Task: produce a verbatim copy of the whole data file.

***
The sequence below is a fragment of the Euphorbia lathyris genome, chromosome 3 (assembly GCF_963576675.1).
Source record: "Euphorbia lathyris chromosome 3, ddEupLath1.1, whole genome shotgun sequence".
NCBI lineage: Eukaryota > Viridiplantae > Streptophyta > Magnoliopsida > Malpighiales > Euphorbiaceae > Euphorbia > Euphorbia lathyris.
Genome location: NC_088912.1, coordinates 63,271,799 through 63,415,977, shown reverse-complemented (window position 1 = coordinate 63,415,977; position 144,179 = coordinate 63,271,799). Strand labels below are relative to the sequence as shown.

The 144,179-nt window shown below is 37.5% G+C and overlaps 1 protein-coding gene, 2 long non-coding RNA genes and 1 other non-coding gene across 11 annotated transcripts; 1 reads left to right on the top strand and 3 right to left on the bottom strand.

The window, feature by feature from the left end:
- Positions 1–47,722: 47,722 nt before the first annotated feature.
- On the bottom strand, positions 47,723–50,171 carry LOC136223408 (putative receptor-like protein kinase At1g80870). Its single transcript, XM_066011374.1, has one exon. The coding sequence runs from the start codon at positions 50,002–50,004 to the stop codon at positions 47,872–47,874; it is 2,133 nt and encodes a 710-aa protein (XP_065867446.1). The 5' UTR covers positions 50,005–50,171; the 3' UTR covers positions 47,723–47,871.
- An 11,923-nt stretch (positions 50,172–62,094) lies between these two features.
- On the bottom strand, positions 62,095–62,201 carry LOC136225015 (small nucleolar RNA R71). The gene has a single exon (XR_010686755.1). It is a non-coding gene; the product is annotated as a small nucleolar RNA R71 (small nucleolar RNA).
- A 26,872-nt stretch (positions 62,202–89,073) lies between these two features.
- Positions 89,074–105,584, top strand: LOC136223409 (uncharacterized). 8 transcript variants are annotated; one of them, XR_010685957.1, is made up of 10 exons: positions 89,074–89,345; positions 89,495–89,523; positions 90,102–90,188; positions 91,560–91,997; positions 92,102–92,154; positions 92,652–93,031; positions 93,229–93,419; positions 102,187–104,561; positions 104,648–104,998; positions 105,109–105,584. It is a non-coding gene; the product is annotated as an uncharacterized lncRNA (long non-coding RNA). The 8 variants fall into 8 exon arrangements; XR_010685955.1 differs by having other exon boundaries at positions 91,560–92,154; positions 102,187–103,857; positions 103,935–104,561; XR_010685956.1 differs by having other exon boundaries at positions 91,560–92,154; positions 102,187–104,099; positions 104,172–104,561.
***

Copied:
The sequence below is a fragment of the Euphorbia lathyris genome, chromosome 3 (assembly GCF_963576675.1).
Source record: "Euphorbia lathyris chromosome 3, ddEupLath1.1, whole genome shotgun sequence".
NCBI lineage: Eukaryota > Viridiplantae > Streptophyta > Magnoliopsida > Malpighiales > Euphorbiaceae > Euphorbia > Euphorbia lathyris.
Genome location: NC_088912.1, coordinates 63,271,799 through 63,415,977, shown reverse-complemented (window position 1 = coordinate 63,415,977; position 144,179 = coordinate 63,271,799). Strand labels below are relative to the sequence as shown.

The 144,179-nt window shown below is 37.5% G+C and overlaps 1 protein-coding gene, 2 long non-coding RNA genes and 1 other non-coding gene across 11 annotated transcripts; 1 reads left to right on the top strand and 3 right to left on the bottom strand.

The window, feature by feature from the left end:
- Positions 1–47,722: 47,722 nt before the first annotated feature.
- On the bottom strand, positions 47,723–50,171 carry LOC136223408 (putative receptor-like protein kinase At1g80870). Its single transcript, XM_066011374.1, has one exon. The coding sequence runs from the start codon at positions 50,002–50,004 to the stop codon at positions 47,872–47,874; it is 2,133 nt and encodes a 710-aa protein (XP_065867446.1). The 5' UTR covers positions 50,005–50,171; the 3' UTR covers positions 47,723–47,871.
- An 11,923-nt stretch (positions 50,172–62,094) lies between these two features.
- On the bottom strand, positions 62,095–62,201 carry LOC136225015 (small nucleolar RNA R71). The gene has a single exon (XR_010686755.1). It is a non-coding gene; the product is annotated as a small nucleolar RNA R71 (small nucleolar RNA).
- A 26,872-nt stretch (positions 62,202–89,073) lies between these two features.
- Positions 89,074–105,584, top strand: LOC136223409 (uncharacterized). 8 transcript variants are annotated; one of them, XR_010685957.1, is made up of 10 exons: positions 89,074–89,345; positions 89,495–89,523; positions 90,102–90,188; positions 91,560–91,997; positions 92,102–92,154; positions 92,652–93,031; positions 93,229–93,419; positions 102,187–104,561; positions 104,648–104,998; positions 105,109–105,584. It is a non-coding gene; the product is annotated as an uncharacterized lncRNA (long non-coding RNA). The 8 variants fall into 8 exon arrangements; XR_010685955.1 differs by having other exon boundaries at positions 91,560–92,154; positions 102,187–103,857; positions 103,935–104,561; XR_010685956.1 differs by having other exon boundaries at positions 91,560–92,154; positions 102,187–104,099; positions 104,172–104,561.